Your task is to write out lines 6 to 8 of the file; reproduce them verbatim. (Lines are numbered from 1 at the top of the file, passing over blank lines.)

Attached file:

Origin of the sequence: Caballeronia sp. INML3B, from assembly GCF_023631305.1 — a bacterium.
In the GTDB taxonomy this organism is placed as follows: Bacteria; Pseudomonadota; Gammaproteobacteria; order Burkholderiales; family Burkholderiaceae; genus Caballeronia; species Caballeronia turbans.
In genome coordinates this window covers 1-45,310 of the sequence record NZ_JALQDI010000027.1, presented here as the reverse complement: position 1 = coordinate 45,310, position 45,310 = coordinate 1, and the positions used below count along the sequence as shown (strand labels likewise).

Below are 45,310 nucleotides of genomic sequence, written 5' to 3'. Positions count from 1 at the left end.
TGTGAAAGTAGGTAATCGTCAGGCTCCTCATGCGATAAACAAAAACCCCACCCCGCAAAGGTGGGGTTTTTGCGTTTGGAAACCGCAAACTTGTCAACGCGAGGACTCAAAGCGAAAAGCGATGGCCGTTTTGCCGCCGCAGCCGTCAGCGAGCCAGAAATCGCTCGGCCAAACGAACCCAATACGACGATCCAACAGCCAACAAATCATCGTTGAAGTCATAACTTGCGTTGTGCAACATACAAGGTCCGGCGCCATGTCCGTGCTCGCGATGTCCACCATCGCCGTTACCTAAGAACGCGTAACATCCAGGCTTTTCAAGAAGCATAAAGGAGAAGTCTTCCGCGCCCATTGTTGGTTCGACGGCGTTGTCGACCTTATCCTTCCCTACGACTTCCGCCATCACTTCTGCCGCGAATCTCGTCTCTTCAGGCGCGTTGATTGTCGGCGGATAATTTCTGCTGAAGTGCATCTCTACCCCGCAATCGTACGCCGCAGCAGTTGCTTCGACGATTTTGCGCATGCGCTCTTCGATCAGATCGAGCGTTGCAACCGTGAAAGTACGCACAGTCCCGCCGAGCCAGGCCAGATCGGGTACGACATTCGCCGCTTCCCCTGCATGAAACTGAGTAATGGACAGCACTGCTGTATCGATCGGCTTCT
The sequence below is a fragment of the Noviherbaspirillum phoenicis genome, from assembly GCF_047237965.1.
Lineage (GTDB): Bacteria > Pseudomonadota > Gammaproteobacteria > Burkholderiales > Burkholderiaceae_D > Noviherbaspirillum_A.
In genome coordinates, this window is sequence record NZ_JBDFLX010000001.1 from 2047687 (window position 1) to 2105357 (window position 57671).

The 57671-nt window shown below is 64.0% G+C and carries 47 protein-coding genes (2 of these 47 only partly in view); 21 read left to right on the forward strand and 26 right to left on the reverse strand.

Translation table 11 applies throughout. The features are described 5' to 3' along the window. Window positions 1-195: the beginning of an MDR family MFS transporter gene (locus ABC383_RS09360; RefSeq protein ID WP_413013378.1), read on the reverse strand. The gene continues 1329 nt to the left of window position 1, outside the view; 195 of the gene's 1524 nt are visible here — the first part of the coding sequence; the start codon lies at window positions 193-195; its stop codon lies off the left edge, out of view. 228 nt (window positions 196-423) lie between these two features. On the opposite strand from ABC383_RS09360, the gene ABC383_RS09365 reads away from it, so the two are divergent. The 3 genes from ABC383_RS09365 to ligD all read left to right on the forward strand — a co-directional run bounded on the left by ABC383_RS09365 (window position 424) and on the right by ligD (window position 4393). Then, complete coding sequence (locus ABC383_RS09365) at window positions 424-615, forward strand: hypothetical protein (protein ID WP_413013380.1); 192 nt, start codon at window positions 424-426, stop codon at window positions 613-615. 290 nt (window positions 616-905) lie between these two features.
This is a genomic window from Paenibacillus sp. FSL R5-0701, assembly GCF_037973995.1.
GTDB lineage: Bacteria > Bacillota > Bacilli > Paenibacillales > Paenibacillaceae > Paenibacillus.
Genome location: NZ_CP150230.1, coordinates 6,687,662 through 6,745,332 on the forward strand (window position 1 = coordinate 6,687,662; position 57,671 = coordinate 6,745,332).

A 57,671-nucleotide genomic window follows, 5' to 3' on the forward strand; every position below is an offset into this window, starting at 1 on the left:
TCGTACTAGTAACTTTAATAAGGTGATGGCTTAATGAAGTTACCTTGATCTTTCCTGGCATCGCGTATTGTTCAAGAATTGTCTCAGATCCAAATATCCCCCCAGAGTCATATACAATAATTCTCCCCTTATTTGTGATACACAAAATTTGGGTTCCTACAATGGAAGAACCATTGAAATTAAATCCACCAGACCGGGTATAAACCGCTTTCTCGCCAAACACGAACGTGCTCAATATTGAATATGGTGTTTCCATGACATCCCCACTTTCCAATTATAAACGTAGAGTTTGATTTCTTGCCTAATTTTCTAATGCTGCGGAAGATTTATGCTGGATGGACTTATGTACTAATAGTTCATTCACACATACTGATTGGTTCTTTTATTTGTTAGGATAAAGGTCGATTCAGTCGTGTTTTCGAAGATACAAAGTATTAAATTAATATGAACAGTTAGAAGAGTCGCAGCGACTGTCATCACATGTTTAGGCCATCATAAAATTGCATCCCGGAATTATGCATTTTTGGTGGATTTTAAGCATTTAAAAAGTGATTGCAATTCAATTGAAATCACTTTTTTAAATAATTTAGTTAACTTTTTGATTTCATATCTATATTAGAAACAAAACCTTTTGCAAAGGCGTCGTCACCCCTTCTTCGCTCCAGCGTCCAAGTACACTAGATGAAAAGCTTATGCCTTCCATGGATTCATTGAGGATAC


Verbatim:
The sequence below is a fragment of the Noviherbaspirillum phoenicis genome, from assembly GCF_047237965.1.
Lineage (GTDB): Bacteria > Pseudomonadota > Gammaproteobacteria > Burkholderiales > Burkholderiaceae_D > Noviherbaspirillum_A.
In genome coordinates, this window is sequence record NZ_JBDFLX010000001.1 from 2047687 (window position 1) to 2105357 (window position 57671).